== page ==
Browse Publications Technical Papers 2008-01-1737

Anti-Jerk & Idle Speed Control with Integrated Sub-Harmonic Vibration Compensation for Vehicles with Dual Mass Flywheels 2008-01-1737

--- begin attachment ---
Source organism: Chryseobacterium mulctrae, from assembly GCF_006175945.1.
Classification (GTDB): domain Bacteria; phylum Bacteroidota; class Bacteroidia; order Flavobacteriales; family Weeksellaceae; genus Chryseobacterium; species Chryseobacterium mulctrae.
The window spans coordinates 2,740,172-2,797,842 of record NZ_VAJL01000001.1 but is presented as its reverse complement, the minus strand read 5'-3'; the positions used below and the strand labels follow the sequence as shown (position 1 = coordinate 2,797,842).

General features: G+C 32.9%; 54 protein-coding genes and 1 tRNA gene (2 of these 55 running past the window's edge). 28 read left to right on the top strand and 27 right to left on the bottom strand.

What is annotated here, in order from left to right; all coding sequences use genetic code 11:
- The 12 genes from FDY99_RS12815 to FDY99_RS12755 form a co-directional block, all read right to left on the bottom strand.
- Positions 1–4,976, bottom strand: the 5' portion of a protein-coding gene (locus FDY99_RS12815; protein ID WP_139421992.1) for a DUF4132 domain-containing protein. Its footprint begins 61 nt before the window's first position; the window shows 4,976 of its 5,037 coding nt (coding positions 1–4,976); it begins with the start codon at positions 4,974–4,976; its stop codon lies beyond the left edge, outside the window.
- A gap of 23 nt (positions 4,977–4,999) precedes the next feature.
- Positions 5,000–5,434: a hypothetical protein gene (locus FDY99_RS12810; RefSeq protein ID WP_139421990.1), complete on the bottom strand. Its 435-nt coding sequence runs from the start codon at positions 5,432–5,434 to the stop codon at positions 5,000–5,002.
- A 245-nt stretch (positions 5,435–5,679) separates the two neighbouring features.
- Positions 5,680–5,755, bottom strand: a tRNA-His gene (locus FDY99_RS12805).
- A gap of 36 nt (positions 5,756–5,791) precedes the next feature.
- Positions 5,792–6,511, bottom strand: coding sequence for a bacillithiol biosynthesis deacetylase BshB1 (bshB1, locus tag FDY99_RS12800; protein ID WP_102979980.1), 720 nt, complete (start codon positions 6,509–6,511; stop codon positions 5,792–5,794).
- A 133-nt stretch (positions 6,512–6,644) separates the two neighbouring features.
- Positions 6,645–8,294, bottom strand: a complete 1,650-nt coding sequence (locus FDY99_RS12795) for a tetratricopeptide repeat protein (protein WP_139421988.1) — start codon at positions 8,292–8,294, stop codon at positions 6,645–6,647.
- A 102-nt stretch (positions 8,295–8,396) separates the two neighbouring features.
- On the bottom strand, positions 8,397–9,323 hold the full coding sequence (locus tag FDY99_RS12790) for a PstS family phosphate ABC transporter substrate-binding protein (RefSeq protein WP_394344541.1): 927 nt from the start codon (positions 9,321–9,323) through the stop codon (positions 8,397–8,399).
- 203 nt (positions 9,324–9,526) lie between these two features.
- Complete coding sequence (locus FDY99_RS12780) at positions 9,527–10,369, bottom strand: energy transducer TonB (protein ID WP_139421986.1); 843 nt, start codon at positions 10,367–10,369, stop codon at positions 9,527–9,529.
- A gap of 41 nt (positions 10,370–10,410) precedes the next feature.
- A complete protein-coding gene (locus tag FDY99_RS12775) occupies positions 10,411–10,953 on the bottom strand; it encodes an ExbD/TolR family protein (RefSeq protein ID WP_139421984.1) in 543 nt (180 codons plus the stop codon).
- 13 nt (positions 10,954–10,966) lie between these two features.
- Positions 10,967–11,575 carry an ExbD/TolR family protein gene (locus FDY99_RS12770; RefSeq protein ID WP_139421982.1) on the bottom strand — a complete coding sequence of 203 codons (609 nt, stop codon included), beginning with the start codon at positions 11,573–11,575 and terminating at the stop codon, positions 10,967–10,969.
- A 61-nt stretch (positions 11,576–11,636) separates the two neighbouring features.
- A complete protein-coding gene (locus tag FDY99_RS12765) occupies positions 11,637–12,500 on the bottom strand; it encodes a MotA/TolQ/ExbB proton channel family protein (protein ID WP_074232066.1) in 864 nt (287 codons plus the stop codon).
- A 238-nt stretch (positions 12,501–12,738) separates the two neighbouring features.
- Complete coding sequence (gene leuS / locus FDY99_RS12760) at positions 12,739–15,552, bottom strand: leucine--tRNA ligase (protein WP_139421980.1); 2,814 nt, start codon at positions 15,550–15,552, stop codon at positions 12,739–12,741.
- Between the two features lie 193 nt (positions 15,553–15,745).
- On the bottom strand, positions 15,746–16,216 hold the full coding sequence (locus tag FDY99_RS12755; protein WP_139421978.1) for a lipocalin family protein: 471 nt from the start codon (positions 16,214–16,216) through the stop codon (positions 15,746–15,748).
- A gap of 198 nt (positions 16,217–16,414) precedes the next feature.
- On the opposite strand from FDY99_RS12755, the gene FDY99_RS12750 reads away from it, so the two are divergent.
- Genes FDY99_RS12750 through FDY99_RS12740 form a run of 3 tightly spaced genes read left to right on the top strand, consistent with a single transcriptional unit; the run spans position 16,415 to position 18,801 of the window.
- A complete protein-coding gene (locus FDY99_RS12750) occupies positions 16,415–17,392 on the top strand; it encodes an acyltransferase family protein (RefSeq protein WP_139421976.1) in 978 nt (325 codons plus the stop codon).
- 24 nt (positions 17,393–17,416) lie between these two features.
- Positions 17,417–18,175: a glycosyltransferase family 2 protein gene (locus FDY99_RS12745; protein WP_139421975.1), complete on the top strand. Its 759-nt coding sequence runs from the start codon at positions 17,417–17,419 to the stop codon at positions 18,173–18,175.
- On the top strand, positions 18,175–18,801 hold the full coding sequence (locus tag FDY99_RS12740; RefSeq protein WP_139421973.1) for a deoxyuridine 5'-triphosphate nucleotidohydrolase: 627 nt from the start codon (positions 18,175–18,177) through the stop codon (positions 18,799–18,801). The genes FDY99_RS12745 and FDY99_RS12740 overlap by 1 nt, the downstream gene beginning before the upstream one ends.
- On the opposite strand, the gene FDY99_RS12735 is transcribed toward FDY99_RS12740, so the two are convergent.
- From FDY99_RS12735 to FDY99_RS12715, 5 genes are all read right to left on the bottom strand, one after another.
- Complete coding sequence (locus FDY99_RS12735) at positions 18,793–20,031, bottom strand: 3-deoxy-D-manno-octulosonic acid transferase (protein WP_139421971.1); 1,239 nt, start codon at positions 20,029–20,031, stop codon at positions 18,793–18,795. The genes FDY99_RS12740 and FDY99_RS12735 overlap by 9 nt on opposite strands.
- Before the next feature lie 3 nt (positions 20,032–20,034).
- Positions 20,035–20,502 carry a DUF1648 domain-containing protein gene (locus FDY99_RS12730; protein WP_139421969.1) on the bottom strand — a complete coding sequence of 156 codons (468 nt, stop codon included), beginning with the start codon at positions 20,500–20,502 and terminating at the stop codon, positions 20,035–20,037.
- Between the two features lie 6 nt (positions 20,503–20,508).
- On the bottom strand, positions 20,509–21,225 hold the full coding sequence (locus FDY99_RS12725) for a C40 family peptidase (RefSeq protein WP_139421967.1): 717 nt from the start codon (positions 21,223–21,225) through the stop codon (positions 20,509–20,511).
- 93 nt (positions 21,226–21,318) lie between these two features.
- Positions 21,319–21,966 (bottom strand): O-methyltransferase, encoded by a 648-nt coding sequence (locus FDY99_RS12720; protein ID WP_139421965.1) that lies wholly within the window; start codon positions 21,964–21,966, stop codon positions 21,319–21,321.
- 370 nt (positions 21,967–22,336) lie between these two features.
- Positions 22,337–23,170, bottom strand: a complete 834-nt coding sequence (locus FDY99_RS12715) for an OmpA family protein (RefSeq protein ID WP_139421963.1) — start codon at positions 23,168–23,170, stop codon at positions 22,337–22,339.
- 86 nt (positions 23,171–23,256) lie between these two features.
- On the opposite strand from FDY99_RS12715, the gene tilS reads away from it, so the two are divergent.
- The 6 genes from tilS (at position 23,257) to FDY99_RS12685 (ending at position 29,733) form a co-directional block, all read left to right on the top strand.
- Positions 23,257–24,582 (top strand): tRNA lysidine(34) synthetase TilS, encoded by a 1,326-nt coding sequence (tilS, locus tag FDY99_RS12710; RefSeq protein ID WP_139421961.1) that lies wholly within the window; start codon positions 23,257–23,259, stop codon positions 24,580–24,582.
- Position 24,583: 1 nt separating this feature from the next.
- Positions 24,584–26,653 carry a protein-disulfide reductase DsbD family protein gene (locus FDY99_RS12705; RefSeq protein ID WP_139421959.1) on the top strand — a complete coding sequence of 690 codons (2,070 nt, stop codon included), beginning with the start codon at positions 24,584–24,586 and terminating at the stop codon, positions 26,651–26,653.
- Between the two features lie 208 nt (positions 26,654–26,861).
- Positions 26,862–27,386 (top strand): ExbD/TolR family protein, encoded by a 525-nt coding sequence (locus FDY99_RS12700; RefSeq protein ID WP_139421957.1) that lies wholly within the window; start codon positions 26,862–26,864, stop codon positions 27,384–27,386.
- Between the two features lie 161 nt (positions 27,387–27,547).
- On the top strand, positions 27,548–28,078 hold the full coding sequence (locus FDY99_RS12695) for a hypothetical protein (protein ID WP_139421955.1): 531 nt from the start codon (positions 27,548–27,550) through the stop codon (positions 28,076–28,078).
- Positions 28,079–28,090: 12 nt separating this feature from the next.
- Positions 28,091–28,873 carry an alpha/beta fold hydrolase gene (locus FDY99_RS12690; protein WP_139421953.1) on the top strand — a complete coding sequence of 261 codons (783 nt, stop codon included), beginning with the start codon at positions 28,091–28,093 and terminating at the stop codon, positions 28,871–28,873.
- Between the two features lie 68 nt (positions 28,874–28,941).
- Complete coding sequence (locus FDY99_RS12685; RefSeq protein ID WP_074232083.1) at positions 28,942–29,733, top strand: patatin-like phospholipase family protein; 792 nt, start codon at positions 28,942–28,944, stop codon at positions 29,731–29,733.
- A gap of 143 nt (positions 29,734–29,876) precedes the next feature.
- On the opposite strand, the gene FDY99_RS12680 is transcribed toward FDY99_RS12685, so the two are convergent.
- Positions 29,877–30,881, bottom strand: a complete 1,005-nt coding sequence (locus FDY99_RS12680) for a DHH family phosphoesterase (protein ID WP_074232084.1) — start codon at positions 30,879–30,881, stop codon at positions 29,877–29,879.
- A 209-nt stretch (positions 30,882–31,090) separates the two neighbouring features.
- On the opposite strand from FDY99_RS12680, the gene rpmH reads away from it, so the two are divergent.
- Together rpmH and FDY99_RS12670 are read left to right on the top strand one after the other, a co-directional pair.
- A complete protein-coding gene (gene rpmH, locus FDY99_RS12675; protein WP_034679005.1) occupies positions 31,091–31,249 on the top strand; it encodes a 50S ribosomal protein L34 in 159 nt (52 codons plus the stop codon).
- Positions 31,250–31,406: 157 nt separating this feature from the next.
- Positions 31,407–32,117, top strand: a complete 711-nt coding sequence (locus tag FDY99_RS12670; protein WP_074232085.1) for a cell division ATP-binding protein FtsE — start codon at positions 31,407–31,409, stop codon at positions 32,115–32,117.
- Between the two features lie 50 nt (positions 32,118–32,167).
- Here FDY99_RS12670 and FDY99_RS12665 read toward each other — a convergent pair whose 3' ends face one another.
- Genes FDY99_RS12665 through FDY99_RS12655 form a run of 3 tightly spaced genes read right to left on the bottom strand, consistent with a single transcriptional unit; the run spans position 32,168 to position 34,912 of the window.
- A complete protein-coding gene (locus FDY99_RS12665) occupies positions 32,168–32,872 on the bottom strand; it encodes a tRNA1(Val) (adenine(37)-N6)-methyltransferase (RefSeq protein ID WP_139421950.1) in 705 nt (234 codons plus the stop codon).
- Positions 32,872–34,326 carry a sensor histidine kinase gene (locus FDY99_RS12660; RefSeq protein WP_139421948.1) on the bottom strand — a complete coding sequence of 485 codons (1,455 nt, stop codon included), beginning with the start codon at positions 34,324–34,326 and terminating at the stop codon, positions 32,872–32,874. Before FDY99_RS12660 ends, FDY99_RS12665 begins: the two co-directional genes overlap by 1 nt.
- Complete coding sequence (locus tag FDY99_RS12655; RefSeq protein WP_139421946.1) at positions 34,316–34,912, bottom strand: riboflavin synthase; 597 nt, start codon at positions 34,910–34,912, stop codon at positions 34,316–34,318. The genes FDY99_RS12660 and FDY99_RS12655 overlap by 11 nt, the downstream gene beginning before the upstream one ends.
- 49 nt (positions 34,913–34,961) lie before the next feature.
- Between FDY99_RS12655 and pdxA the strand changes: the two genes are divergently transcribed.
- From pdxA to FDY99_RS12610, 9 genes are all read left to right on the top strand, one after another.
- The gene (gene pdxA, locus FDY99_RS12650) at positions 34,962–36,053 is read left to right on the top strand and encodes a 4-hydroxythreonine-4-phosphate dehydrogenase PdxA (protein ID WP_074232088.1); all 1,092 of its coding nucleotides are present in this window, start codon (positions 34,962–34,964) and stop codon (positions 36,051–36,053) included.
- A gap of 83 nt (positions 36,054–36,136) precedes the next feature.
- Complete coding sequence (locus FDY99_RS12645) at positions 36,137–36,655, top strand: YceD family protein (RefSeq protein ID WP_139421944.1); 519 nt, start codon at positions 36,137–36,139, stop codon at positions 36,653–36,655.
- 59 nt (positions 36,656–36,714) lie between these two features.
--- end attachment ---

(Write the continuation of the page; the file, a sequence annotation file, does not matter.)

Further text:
Over more than 20 years 50 million LuK dual mass flywheels (DMF) have been produced for use in passenger cars and light trucks. A typical DMF consists of two flywheels connected by long travel arc-springs. It is located between the combustion engine and the clutch or automatic transmission. The DMF reduces driveline oscillations by mechanically decoupling the transmission from the periodic combustion events that excite the engine crankshaft. Existing engine control systems are generally designed for conventional single mass flywheel (SMF) systems. In the future, to facilitate the best possible control of engines equipped with DMF systems, these conventional control systems may require modification or even replacement. With the integration of the highly non-linear DMF, the complexity, and thus the order of the powertrain system increase. Beside important effects like significantly reduced gear rattle and booming noises, the protection of transmission components, lower engine idle speeds and consequently better real world fuel consumption, the higher system complexity increases the probability of inconvenient side effects like jerking and / or sub-harmonic vibrations (SHV). Jerking is a surging type of oscillation at the driveline's first natural frequency. This effect is generally excited by rapid engine and / or load torque changes. SHV are limit cycles which can occur in systems subject to both open- and closed-loop control. The frequencies of SHV are lower than the ignition frequency of the combustion engine. Both jerking and SHV are subjectively disagreeable to the driver and should be compensated for as far as possible in the engine controller design. In this paper novel model based controllers are described, which minimise the incidence of and also compensate for both jerking and sub-harmonic types of vibrations. Permitting active damping of these unpleasant oscillations in idle, drive, tip-in / tip-out and coast. For cost effective controller design and real-time implementation a linear state space model with a low system order is preferred. Therefore, a reduced state space model of the driveline including the DMF is introduced. In order to achieve a high degree of modelling fidelity a state observer has also been developed and implemented. This allows the reconstruction of system state values that are not easily or economically measured e.g. driveline load. The controllers developed have been integrated within an overall engine management system model to simulate interaction with other commonly used control algorithms e.g. cylinder balancing. By implementing intelligent strategies for controller activation and deactivation, negative side effects (e.g. cross compensation interactions) are avoided. These newly developed engine control concepts provide a good basis for improving passenger comfort and vehicle driveability by reducing both jerking and sub-harmonic vibrations in the driveline.


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